To meet the criteria of paragraph B of 12.04, Wiser must show that her affective disorder resulted in at least two of the following: 1) marked restriction of activities of daily living; 2) marked difficulties in maintaining social functioning; 3) marked difficulties in maintaining concentration, persistence, or pace; or 4) repeated episodes of decompensation, "each of extended duration." Id. § 12.04B. The record did not show evidence of episodes of decompensation of the required number and duration. Id. at § 12.00C(4) (i.e., three episodes in one year, each lasting for at least two weeks). As a result, the ALJ's decision rested on the finding that Wiser had "moderate" as opposed to "marked" restrictions in the activities of daily living, social functioning, and concentration, persistence, or pace. "Marked" means more than "moderate," but less than "extreme." Id. at § 12.00C.
Alternatively, the paragraph C criteria required that Wiser demonstrate a chronic affective disorder of at least two years' duration that caused more than minimal limitation in the ability to perform basic work activities, with symptoms or signs currently attenuated by medication or psychosocial support, and one of the following: 1) repeated episodes of decompensation, "each of extended duration"; 2) a residual disease process that resulted in "such marginal adjustment that even a minimal increase in mental demands or change in the environment would be predicted to cause the individual to decompensate"; or 3) current history of one or more years' "inability to function outside a highly supportive living arrangement with an indication of continued need for such an arrangement." Id. at § 12.04C. The ALJ found that none of these criteria were met, while the magistrate judge concluded that Wiser was unable to function outside a highly supportive living arrangement.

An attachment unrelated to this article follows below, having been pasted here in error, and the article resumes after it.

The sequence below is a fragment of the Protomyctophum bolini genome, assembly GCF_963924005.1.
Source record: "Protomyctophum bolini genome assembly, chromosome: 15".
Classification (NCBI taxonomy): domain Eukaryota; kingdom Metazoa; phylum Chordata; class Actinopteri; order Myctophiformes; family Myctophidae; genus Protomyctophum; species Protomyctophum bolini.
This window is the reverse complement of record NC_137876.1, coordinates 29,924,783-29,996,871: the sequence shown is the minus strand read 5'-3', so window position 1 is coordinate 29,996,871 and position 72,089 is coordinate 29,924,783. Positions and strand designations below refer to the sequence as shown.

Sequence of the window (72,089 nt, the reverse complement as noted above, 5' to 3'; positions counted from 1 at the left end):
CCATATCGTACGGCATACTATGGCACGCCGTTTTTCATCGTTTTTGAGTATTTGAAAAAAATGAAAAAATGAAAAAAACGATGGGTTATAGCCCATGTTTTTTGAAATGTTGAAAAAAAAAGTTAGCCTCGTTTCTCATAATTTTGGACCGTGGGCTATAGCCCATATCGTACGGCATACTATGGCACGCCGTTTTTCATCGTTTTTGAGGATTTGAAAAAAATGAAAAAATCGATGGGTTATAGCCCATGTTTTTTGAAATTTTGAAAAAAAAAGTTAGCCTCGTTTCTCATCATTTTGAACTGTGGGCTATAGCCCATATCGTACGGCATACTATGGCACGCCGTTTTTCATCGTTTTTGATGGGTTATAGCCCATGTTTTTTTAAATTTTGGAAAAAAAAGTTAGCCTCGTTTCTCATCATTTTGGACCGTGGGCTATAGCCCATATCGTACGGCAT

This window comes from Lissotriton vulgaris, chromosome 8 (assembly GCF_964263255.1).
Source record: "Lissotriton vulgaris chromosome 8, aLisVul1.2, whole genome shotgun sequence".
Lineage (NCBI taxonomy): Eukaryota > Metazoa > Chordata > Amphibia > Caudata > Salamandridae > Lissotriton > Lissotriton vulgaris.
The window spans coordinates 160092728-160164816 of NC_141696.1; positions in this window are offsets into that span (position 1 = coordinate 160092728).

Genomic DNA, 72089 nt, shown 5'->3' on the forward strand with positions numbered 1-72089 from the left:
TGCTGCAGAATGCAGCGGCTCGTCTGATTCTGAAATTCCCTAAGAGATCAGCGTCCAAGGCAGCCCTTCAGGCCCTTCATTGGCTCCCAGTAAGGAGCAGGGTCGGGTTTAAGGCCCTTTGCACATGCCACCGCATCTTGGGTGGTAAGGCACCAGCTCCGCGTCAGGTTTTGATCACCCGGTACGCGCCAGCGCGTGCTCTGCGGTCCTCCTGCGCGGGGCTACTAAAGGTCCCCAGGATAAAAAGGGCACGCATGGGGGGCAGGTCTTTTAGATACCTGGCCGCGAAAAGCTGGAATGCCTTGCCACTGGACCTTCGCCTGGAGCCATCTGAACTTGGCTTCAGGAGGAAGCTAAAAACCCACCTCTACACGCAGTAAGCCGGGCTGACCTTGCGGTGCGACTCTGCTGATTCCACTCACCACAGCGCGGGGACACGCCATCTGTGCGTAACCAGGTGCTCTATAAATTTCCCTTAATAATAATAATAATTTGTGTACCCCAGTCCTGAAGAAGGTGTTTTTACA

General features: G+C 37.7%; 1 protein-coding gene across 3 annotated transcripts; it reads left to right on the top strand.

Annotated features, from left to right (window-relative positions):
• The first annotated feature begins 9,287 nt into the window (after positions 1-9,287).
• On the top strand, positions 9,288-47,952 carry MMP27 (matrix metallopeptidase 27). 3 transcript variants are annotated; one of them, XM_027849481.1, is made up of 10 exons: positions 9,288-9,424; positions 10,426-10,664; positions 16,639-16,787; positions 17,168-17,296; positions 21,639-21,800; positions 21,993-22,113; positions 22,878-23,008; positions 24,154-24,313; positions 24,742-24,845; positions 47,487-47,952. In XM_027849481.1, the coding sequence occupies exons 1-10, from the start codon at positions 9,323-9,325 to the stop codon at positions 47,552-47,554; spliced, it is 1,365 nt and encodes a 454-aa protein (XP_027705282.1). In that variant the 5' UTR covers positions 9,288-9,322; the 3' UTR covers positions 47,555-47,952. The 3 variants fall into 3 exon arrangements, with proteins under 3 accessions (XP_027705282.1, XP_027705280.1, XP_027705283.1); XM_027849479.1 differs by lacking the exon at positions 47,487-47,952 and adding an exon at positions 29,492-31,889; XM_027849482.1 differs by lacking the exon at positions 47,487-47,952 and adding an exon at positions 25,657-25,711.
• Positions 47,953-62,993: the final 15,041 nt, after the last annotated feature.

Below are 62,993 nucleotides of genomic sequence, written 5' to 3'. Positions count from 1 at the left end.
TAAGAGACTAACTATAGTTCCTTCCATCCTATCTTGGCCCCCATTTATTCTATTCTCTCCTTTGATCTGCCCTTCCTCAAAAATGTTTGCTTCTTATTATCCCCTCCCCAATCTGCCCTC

Dr. Hott opined that Wiser had marked restrictions in the activities of daily living, social functioning, and concentration, persistence, or pace. But, the assessment by Dr. Jones described Wiser as having moderate impairment in several relevant areas of functioning, including: moderate to marked ability to relate to others; moderate impairment of her ability to understand, remember and follow directions; moderate impairment of her ability to maintain attention, concentration or pace with simple tasks; and moderate impairment to her ability to withstand the pressures of day-to-day work activities. There was also conflicting evidence about the severity of her impairments and the level of support she required in the testimony about her daily routines, need for reminders in tending to her personal needs, use of public transportation, limited success taking courses at community college, and ability to sustain work as a volunteer over several years and during a six-hour weekly shift at Goodwill. While proper evaluation of the treating source opinions and evidence may result in a finding of disability, remand directing an award of benefits was not warranted. Accordingly, the district court's judgment vacating the ALJ's finding of non-disability and remanding for further consideration is AFFIRMED.